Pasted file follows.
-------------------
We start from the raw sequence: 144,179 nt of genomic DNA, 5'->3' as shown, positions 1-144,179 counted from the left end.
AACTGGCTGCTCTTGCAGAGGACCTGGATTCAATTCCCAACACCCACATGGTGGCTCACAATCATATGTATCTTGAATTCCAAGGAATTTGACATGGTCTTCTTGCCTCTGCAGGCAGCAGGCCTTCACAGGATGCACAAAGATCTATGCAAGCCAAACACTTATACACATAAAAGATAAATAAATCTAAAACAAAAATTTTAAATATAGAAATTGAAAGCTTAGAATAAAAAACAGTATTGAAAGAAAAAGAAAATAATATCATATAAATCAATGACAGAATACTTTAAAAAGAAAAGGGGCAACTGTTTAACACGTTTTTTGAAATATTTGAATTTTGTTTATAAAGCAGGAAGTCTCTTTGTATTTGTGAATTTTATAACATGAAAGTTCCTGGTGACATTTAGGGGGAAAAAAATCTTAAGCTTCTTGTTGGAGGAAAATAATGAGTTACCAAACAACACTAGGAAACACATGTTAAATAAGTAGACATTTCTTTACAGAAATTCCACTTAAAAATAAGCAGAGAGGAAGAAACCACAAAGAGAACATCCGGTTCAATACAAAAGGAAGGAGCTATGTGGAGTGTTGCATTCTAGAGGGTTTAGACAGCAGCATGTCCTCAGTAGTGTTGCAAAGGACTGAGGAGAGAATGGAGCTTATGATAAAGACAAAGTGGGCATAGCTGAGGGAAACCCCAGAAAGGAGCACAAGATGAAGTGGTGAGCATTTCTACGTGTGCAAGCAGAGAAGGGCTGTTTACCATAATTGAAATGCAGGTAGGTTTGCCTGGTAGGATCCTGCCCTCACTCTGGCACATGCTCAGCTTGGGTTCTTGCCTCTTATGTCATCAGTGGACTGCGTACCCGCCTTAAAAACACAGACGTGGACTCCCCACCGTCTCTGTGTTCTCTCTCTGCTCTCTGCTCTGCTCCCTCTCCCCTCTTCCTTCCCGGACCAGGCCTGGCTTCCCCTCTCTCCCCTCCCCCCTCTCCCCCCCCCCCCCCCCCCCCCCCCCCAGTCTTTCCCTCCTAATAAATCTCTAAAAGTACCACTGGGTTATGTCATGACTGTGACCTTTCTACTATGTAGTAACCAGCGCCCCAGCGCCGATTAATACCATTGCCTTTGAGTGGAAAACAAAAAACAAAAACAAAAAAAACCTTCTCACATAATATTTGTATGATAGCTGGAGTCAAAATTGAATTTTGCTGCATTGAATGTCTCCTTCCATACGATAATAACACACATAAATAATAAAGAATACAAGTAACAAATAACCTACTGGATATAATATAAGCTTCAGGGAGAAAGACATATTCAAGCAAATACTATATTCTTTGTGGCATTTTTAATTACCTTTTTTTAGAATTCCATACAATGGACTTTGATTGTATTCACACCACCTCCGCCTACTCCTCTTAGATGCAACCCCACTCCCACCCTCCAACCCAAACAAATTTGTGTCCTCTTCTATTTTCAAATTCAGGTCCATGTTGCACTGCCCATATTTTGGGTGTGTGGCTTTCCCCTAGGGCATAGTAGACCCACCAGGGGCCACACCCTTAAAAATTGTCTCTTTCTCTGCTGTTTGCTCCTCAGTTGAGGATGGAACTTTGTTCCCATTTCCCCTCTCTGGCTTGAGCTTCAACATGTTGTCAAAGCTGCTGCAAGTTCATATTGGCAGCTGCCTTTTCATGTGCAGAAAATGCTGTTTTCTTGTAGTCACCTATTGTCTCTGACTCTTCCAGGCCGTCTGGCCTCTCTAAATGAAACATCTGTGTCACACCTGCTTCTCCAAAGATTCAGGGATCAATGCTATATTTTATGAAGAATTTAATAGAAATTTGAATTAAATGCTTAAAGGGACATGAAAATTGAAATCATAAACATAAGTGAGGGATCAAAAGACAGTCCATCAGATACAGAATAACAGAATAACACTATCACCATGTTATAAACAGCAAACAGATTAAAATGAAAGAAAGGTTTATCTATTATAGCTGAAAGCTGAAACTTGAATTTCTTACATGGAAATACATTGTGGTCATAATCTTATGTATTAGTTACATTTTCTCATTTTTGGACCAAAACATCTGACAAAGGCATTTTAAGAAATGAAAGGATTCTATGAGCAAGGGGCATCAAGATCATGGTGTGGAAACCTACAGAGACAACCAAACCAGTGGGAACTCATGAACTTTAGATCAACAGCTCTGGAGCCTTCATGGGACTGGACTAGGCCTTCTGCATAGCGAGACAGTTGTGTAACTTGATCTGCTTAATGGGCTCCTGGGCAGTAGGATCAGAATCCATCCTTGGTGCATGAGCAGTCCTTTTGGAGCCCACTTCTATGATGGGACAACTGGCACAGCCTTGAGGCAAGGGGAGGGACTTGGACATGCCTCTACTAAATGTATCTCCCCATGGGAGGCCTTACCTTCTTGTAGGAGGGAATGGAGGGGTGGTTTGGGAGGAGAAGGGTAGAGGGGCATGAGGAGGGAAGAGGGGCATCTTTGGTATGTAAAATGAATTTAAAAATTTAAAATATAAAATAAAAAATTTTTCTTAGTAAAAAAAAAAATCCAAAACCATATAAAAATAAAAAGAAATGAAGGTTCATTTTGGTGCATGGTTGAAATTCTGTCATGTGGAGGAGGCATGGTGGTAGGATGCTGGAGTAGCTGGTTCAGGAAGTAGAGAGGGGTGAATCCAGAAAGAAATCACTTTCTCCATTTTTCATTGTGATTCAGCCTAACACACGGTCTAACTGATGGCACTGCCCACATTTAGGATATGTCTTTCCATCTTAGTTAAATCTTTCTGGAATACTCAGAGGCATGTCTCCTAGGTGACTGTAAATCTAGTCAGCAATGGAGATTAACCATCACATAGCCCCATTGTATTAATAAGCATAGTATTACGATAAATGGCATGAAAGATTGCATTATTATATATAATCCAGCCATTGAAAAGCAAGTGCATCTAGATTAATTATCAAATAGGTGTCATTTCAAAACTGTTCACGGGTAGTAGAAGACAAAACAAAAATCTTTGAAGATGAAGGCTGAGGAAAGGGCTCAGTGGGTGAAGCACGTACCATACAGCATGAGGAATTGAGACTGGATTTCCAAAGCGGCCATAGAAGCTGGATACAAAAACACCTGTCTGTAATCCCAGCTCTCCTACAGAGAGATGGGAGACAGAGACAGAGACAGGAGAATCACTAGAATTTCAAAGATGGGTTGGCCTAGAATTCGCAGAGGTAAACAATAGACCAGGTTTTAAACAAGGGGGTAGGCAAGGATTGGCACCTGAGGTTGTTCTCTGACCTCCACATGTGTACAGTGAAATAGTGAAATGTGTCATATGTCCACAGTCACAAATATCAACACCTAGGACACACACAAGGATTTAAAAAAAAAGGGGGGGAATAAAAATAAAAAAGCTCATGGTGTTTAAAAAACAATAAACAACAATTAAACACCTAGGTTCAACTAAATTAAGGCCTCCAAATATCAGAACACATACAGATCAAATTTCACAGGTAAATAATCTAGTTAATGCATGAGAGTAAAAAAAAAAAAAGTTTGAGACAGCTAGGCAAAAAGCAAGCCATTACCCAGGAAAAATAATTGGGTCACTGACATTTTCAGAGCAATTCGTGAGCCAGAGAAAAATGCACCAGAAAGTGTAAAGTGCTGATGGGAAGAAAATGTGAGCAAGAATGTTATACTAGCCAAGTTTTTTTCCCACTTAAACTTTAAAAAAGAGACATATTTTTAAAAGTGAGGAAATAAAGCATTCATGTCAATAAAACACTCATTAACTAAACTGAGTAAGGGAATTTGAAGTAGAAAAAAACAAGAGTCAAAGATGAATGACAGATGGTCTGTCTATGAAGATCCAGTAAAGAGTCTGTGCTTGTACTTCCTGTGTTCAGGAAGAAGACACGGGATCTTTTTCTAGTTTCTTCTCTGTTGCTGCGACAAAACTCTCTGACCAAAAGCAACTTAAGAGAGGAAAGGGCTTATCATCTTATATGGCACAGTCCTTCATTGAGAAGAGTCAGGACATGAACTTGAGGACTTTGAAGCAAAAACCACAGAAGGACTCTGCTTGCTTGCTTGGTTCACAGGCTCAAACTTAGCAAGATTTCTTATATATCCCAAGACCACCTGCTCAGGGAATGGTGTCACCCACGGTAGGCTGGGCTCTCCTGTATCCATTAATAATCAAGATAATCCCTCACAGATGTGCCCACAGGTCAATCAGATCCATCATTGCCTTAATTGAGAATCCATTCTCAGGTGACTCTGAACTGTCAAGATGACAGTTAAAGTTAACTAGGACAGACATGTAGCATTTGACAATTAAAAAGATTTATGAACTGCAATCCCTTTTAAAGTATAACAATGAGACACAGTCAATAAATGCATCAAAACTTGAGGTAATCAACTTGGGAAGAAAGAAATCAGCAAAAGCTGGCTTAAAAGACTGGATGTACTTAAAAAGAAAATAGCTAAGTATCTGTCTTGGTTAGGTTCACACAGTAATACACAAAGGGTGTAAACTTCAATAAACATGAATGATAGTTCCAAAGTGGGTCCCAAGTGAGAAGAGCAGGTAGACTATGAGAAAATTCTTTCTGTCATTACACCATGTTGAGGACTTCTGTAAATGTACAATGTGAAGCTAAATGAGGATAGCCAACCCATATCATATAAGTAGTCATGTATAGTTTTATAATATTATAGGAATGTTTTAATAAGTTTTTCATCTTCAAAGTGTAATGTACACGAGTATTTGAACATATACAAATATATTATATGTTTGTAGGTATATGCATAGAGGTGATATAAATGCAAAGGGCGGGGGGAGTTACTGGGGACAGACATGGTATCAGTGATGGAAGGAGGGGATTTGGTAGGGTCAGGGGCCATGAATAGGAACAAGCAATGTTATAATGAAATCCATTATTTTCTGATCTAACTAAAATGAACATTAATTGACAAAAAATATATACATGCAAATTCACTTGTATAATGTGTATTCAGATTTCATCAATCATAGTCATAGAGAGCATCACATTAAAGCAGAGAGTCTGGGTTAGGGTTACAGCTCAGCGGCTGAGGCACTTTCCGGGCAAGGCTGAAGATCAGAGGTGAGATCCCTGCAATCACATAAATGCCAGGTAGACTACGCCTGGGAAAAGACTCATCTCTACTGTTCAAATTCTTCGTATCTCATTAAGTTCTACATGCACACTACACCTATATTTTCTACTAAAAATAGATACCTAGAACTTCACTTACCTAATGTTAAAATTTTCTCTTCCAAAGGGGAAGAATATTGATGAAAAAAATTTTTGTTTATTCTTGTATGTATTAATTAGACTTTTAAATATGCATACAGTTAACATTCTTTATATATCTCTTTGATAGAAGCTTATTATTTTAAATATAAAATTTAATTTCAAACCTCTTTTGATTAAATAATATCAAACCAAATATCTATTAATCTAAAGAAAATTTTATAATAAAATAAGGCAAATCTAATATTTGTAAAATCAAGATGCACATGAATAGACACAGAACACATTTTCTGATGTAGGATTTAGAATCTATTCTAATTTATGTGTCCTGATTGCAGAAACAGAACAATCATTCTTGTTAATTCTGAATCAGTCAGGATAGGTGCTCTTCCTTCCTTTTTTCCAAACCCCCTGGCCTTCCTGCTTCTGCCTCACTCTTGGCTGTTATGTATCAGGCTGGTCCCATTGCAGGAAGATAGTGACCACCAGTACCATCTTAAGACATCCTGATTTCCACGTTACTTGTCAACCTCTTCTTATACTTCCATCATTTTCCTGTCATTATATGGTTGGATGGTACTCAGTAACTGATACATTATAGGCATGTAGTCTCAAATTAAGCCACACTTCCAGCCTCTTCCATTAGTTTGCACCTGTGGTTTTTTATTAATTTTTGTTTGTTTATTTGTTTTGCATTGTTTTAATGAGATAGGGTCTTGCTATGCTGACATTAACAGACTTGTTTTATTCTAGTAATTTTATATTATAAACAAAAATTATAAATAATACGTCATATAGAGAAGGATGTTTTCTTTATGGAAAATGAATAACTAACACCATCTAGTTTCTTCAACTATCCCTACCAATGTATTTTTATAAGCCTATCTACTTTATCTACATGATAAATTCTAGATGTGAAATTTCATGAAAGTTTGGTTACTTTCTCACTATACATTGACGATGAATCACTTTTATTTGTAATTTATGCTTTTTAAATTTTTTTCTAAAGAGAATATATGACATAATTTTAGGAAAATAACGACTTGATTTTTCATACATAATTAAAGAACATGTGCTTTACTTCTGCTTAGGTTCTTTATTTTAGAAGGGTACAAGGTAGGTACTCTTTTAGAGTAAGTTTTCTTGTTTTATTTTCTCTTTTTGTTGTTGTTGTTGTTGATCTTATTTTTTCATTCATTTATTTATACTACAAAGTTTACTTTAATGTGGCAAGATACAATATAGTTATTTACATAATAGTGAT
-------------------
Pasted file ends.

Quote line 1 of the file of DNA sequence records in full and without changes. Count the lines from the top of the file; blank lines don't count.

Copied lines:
We start from the raw sequence: 144,179 nt of genomic DNA, 5'->3' as shown, positions 1-144,179 counted from the left end.